Gabrielle’s top training tips: ... BE HONEST AND GIVE CLEAR EXPECTATIONS “Make it completely transparent right from the outset what is expected from the apprentice, and include this in the employment contract and House Rules… I say right at the beginning of their Spectra journey: ‘This is not a glamorous journey you are on and if you want it bad enough, I'll do whatever it takes and costs to get you to the top, but you must show me you are hungry and use your initiative.’”
... ACKNOWLEDGE THE RIGHT THINGS AT THE RIGHT TIME “This means acknowledging a job well done and praising their achievements in front of the whole team, and the community if that’s at all possible and desirable for the person. For example, in the local newspaper or at public events.”
... THINK ABOUT WHAT’S BEST FOR THEM “Sometimes it’s about not always giving the apprentice a choice. At this stage of their career, they probably have no idea what is best for them.” qualified. But after we won this award, we saw an increase in the numbers applying for apprenticeships. The staff also want to gain teaching and assessing qualifications.” “I have been approached by other salons and have had their staff come and observe what we do.” Winning awards is no unusual feat for Spectra. The team has also snapped up awards at the Westpac Manawatu Business Awards and the Annual Trade Awards, and their resident make-up artist won the Young Blood Make-up Artist Award last year.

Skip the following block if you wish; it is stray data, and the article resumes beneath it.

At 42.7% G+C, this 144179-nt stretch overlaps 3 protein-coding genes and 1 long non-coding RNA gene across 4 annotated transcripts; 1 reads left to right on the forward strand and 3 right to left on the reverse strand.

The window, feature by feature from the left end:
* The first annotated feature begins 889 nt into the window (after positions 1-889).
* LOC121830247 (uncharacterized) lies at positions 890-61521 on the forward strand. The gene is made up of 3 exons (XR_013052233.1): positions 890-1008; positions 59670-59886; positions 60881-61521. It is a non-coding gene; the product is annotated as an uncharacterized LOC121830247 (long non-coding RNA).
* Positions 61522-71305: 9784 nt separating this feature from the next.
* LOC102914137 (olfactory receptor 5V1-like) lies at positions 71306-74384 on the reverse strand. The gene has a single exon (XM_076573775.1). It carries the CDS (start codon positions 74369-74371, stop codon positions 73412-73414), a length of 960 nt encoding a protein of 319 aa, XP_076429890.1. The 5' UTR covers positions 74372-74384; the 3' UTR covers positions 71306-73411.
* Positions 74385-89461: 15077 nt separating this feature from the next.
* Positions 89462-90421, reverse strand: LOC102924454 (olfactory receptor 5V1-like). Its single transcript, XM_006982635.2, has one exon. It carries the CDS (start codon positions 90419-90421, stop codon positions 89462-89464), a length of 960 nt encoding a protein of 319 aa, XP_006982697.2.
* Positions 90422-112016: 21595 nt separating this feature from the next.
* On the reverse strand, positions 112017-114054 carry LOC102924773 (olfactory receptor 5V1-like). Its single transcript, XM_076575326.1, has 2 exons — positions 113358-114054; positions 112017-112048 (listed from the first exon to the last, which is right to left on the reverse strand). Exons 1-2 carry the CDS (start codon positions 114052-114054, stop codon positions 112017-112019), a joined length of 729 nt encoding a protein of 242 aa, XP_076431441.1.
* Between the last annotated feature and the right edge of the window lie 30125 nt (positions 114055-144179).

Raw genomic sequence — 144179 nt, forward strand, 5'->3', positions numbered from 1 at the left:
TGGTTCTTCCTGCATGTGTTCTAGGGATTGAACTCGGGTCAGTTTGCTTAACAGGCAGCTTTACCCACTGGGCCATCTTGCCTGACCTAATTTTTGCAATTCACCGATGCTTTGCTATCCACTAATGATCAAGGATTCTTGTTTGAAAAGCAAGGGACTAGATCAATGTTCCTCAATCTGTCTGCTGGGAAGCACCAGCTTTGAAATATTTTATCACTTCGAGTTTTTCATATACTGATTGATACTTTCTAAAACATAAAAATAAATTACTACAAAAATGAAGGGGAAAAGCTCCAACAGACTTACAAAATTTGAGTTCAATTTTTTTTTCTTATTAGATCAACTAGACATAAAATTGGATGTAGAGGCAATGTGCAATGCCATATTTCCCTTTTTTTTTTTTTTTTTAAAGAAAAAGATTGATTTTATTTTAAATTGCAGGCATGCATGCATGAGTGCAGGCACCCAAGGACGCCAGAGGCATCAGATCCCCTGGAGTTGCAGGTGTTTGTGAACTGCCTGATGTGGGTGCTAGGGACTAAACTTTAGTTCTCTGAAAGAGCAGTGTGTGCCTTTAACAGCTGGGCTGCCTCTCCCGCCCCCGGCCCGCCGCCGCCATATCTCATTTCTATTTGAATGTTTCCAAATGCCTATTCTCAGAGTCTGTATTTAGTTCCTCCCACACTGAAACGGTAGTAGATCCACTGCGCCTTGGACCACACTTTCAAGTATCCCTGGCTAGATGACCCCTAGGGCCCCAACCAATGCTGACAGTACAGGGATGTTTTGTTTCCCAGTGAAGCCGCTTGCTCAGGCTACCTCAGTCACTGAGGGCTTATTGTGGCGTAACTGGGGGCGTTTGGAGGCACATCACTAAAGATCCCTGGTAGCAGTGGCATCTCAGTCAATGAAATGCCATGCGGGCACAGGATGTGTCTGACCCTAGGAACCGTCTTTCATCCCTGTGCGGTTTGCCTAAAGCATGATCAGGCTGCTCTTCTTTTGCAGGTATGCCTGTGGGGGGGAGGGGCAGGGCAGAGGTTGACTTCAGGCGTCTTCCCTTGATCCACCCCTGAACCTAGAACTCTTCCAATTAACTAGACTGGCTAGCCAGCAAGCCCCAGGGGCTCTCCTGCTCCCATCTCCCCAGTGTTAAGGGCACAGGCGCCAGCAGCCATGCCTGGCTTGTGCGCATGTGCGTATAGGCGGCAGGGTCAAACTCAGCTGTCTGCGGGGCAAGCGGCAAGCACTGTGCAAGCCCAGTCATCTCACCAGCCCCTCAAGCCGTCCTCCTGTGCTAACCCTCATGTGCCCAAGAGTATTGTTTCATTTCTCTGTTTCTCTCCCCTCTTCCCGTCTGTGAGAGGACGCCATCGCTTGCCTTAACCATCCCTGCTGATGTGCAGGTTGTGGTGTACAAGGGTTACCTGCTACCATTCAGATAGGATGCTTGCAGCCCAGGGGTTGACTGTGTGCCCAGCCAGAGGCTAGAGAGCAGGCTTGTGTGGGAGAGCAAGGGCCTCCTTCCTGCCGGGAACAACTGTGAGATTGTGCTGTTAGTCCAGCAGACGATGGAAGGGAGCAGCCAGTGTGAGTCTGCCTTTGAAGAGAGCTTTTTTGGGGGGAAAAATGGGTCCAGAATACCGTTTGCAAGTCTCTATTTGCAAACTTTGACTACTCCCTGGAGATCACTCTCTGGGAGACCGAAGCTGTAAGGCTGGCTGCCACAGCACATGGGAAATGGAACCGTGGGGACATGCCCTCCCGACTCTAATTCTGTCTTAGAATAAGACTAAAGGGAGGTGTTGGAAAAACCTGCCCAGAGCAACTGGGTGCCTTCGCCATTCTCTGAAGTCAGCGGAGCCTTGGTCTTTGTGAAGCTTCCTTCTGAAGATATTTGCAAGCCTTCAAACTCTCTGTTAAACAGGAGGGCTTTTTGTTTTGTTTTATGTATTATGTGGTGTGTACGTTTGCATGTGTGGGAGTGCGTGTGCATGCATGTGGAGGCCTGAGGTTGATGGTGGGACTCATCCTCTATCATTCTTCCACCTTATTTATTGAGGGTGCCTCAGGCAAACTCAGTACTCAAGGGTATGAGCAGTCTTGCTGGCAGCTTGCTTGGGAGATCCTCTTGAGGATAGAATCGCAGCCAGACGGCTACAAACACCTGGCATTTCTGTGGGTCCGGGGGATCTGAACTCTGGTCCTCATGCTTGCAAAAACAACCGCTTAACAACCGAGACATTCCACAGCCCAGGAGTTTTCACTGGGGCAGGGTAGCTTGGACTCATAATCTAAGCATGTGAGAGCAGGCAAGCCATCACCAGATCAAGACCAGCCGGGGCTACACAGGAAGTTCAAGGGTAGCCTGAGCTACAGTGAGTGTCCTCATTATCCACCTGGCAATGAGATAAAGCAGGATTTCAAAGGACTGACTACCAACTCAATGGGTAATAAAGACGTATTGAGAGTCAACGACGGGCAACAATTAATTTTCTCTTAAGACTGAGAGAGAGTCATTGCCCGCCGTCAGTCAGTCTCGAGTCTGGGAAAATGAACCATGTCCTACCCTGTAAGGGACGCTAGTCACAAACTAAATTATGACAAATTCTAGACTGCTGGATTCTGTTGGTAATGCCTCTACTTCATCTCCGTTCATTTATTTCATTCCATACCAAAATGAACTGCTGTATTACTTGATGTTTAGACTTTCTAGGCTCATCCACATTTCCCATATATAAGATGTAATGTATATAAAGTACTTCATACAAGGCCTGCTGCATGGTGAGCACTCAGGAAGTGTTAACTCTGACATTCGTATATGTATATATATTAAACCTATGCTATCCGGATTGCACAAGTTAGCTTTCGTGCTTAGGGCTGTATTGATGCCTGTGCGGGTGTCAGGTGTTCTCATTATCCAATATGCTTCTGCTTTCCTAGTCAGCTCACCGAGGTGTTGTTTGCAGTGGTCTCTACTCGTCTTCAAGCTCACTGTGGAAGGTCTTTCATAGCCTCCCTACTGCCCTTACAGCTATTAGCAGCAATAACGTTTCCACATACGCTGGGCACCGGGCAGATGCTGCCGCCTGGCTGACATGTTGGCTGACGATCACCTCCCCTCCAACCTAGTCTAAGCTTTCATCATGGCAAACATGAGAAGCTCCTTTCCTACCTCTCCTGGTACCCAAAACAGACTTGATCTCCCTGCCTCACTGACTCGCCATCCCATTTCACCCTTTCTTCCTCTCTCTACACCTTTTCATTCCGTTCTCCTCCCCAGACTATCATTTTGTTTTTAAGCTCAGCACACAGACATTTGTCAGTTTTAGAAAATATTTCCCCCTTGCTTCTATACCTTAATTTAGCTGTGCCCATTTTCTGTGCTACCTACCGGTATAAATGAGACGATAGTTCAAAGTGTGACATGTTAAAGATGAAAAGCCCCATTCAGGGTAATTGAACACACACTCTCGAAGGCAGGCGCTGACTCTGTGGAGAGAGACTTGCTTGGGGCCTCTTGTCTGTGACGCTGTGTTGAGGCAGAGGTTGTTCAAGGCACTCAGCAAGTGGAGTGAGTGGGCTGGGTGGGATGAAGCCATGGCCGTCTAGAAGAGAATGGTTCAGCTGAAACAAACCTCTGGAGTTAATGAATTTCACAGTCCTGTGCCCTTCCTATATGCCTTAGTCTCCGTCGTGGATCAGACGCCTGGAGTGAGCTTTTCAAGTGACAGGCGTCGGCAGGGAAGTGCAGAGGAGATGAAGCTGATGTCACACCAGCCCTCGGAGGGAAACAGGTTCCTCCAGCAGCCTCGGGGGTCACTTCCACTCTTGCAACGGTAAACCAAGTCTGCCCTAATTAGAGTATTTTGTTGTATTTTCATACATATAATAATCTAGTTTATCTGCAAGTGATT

Even with many notable successes under Spectra’s belt, looking ahead Gabrielle says there is still much more to be achieved. “Progress is impossible without change, and Spectra continually strives to reinvent itself,” says Gabrielle. “Business is remarkably different today than it was ten years ago, and with every day being different, we have to work it as such. I know I've been blessed with Spectra, and I've been trusted with many young lives. What a privilege that has been and still is.”
... SUPPORT THEM “As the employer or trainer it’s about being responsible and consistent, doing what you say you will do for them...being available to train, following up with their off-job homework and always being interested in what they are doing at their training spaces. Support them in the hard days, because being an apprentice is hard work!”
This is not a glamorous journey you are on and if you want it bad enough, I'll do whatever it takes and costs to get you to the top, but you must show me you are hungry and use your initiative.” FORMA MAGAZINE | ISSUE 11 | 15